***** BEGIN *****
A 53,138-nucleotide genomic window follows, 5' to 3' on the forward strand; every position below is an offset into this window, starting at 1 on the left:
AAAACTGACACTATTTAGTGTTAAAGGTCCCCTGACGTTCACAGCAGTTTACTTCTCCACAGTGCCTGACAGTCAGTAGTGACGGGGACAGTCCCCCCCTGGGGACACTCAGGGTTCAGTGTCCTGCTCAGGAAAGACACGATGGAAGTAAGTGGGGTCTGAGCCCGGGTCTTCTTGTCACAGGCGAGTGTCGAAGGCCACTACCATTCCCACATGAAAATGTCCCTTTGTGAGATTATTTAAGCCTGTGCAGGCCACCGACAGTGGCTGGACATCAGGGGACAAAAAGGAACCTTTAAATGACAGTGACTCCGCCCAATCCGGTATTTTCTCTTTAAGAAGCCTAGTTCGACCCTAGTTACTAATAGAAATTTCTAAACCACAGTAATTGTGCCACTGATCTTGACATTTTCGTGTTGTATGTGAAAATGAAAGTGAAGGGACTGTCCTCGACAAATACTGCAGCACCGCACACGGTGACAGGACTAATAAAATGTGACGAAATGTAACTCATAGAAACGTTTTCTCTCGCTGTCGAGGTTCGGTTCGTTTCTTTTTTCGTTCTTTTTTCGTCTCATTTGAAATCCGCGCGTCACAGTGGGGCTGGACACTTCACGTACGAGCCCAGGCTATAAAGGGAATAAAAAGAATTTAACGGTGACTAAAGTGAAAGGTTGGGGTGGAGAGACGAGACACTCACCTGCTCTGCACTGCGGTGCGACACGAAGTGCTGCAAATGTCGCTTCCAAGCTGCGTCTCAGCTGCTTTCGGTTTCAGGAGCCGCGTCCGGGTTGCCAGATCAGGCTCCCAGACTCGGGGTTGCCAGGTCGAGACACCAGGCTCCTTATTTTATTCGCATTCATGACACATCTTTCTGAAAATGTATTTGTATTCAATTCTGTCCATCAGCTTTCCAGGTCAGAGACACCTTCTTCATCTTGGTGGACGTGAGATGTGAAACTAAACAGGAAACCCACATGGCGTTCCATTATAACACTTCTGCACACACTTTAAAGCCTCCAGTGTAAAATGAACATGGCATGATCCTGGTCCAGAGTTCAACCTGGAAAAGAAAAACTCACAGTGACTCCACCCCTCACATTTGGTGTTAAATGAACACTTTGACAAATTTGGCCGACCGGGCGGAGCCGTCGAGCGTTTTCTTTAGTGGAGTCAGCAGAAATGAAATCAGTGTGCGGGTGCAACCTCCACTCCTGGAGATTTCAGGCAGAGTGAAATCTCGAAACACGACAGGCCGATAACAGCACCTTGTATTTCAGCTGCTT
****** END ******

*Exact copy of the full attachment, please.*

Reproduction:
A 53,138-nucleotide genomic window follows, 5' to 3' on the forward strand; every position below is an offset into this window, starting at 1 on the left:
AAAACTGACACTATTTAGTGTTAAAGGTCCCCTGACGTTCACAGCAGTTTACTTCTCCACAGTGCCTGACAGTCAGTAGTGACGGGGACAGTCCCCCCCTGGGGACACTCAGGGTTCAGTGTCCTGCTCAGGAAAGACACGATGGAAGTAAGTGGGGTCTGAGCCCGGGTCTTCTTGTCACAGGCGAGTGTCGAAGGCCACTACCATTCCCACATGAAAATGTCCCTTTGTGAGATTATTTAAGCCTGTGCAGGCCACCGACAGTGGCTGGACATCAGGGGACAAAAAGGAACCTTTAAATGACAGTGACTCCGCCCAATCCGGTATTTTCTCTTTAAGAAGCCTAGTTCGACCCTAGTTACTAATAGAAATTTCTAAACCACAGTAATTGTGCCACTGATCTTGACATTTTCGTGTTGTATGTGAAAATGAAAGTGAAGGGACTGTCCTCGACAAATACTGCAGCACCGCACACGGTGACAGGACTAATAAAATGTGACGAAATGTAACTCATAGAAACGTTTTCTCTCGCTGTCGAGGTTCGGTTCGTTTCTTTTTTCGTTCTTTTTTCGTCTCATTTGAAATCCGCGCGTCACAGTGGGGCTGGACACTTCACGTACGAGCCCAGGCTATAAAGGGAATAAAAAGAATTTAACGGTGACTAAAGTGAAAGGTTGGGGTGGAGAGACGAGACACTCACCTGCTCTGCACTGCGGTGCGACACGAAGTGCTGCAAATGTCGCTTCCAAGCTGCGTCTCAGCTGCTTTCGGTTTCAGGAGCCGCGTCCGGGTTGCCAGATCAGGCTCCCAGACTCGGGGTTGCCAGGTCGAGACACCAGGCTCCTTATTTTATTCGCATTCATGACACATCTTTCTGAAAATGTATTTGTATTCAATTCTGTCCATCAGCTTTCCAGGTCAGAGACACCTTCTTCATCTTGGTGGACGTGAGATGTGAAACTAAACAGGAAACCCACATGGCGTTCCATTATAACACTTCTGCACACACTTTAAAGCCTCCAGTGTAAAATGAACATGGCATGATCCTGGTCCAGAGTTCAACCTGGAAAAGAAAAACTCACAGTGACTCCACCCCTCACATTTGGTGTTAAATGAACACTTTGACAAATTTGGCCGACCGGGCGGAGCCGTCGAGCGTTTTCTTTAGTGGAGTCAGCAGAAATGAAATCAGTGTGCGGGTGCAACCTCCACTCCTGGAGATTTCAGGCAGAGTGAAATCTCGAAACACGACAGGCCGATAACAGCACCTTGTATTTCAGCTGCTT